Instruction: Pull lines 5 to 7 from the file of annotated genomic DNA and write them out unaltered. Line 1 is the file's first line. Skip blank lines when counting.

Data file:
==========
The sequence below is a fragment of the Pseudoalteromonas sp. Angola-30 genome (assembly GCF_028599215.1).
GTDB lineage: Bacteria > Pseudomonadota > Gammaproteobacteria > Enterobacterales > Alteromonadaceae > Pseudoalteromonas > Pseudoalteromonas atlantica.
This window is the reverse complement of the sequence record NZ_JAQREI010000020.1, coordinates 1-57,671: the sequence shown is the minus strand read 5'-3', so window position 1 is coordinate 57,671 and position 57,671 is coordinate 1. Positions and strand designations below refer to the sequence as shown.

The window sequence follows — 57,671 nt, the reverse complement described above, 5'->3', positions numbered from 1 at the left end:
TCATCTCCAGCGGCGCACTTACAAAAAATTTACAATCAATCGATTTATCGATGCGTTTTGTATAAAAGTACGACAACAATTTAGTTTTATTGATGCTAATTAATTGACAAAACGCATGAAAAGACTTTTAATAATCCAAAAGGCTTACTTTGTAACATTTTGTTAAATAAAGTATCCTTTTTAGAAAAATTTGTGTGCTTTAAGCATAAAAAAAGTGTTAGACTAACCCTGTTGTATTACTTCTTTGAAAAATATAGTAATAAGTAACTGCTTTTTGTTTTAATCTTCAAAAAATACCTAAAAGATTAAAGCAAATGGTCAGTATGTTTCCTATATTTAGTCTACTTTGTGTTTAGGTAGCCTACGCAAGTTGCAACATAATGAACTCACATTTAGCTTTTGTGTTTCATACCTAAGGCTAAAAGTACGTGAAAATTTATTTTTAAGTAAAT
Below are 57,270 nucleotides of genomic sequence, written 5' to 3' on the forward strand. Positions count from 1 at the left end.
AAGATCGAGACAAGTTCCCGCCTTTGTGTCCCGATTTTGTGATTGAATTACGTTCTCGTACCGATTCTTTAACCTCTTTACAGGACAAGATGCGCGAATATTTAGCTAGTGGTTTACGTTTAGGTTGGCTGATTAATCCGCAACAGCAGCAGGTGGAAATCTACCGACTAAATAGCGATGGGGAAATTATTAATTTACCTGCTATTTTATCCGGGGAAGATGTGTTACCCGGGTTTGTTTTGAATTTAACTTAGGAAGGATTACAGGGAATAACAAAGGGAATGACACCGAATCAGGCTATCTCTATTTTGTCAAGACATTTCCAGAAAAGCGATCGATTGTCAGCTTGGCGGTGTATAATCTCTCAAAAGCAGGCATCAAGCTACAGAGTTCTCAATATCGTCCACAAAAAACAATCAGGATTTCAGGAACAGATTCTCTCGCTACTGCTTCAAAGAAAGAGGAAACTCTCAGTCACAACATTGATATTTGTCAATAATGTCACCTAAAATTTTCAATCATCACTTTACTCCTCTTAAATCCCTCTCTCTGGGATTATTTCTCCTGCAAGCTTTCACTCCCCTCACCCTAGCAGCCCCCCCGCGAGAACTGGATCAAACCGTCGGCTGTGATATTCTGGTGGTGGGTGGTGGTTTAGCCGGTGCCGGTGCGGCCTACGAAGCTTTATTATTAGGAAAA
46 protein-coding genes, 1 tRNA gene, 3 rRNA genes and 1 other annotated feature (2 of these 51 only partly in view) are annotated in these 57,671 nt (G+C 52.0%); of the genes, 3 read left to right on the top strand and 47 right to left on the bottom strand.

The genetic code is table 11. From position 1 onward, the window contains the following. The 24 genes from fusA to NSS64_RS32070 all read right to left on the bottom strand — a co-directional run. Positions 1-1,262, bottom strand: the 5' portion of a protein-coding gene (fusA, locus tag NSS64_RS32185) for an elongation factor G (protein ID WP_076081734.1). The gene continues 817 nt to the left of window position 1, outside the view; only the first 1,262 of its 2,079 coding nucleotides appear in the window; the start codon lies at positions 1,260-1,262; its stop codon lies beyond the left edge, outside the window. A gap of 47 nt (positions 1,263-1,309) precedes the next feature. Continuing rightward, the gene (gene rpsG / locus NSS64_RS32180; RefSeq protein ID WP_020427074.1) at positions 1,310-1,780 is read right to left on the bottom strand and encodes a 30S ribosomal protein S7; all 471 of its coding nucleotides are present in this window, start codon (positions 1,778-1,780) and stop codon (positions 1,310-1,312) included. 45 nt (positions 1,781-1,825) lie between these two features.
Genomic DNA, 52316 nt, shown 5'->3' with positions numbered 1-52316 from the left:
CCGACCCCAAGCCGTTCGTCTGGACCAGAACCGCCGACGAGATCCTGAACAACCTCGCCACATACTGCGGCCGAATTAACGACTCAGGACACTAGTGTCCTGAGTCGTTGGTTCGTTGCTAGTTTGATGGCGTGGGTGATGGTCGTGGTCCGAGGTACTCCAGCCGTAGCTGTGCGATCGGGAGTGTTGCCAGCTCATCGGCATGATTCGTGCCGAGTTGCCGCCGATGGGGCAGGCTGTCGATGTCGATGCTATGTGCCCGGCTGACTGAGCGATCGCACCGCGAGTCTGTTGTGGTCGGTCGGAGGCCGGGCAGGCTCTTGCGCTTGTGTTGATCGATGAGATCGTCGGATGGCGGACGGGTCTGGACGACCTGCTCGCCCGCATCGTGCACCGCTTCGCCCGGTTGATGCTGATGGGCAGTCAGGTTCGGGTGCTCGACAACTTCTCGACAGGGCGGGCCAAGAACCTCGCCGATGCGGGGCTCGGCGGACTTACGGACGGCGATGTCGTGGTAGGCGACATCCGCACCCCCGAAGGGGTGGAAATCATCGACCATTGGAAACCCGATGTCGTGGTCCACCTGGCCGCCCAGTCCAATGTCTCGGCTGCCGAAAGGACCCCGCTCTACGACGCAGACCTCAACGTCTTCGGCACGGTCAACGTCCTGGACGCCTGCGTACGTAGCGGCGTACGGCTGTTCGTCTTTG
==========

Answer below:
TCATCTCCAGCGGCGCACTTACAAAAAATTTACAATCAATCGATTTATCGATGCGTTTTGTATAAAAGTACGACAACAATTTAGTTTTATTGATGCTAATTAATTGACAAAACGCATGAAAAGACTTTTAATAATCCAAAAGGCTTACTTTGTAACATTTTGTTAAATAAAGTATCCTTTTTAGAAAAATTTGTGTGCTTTAAGCATAAAAAAAGTGTTAGACTAACCCTGTTGTATTACTTCTTTGAAAAATATAGTAATAAGTAACTGCTTTTTGTTTTAATCTTCAAAAAATACCTAAAAGATTAAAGCAAATGGTCAGTATGTTTCCTATATTTAGTCTACTTTGTGTTTAGGTAGCCTACGCAAGTTGCAACATAATGAACTCACATTTAGCTTTTGTGTTTCATACCTAAGGCTAAAAGTACGTGAAAATTTATTTTTAAGTAAAT
Below are 57,270 nucleotides of genomic sequence, written 5' to 3' on the forward strand. Positions count from 1 at the left end.
AAGATCGAGACAAGTTCCCGCCTTTGTGTCCCGATTTTGTGATTGAATTACGTTCTCGTACCGATTCTTTAACCTCTTTACAGGACAAGATGCGCGAATATTTAGCTAGTGGTTTACGTTTAGGTTGGCTGATTAATCCGCAACAGCAGCAGGTGGAAATCTACCGACTAAATAGCGATGGGGAAATTATTAATTTACCTGCTATTTTATCCGGGGAAGATGTGTTACCCGGGTTTGTTTTGAATTTAACTTAGGAAGGATTACAGGGAATAACAAAGGGAATGACACCGAATCAGGCTATCTCTATTTTGTCAAGACATTTCCAGAAAAGCGATCGATTGTCAGCTTGGCGGTGTATAATCTCTCAAAAGCAGGCATCAAGCTACAGAGTTCTCAATATCGTCCACAAAAAACAATCAGGATTTCAGGAACAGATTCTCTCGCTACTGCTTCAAAGAAAGAGGAAACTCTCAGTCACAACATTGATATTTGTCAATAATGTCACCTAAAATTTTCAATCATCACTTTACTCCTCTTAAATCCCTCTCTCTGGGATTATTTCTCCTGCAAGCTTTCACTCCCCTCACCCTAGCAGCCCCCCCGCGAGAACTGGATCAAACCGTCGGCTGTGATATTCTGGTGGTGGGTGGTGGTTTAGCCGGTGCCGGTGCGGCCTACGAAGCTTTATTATTAGGAAAA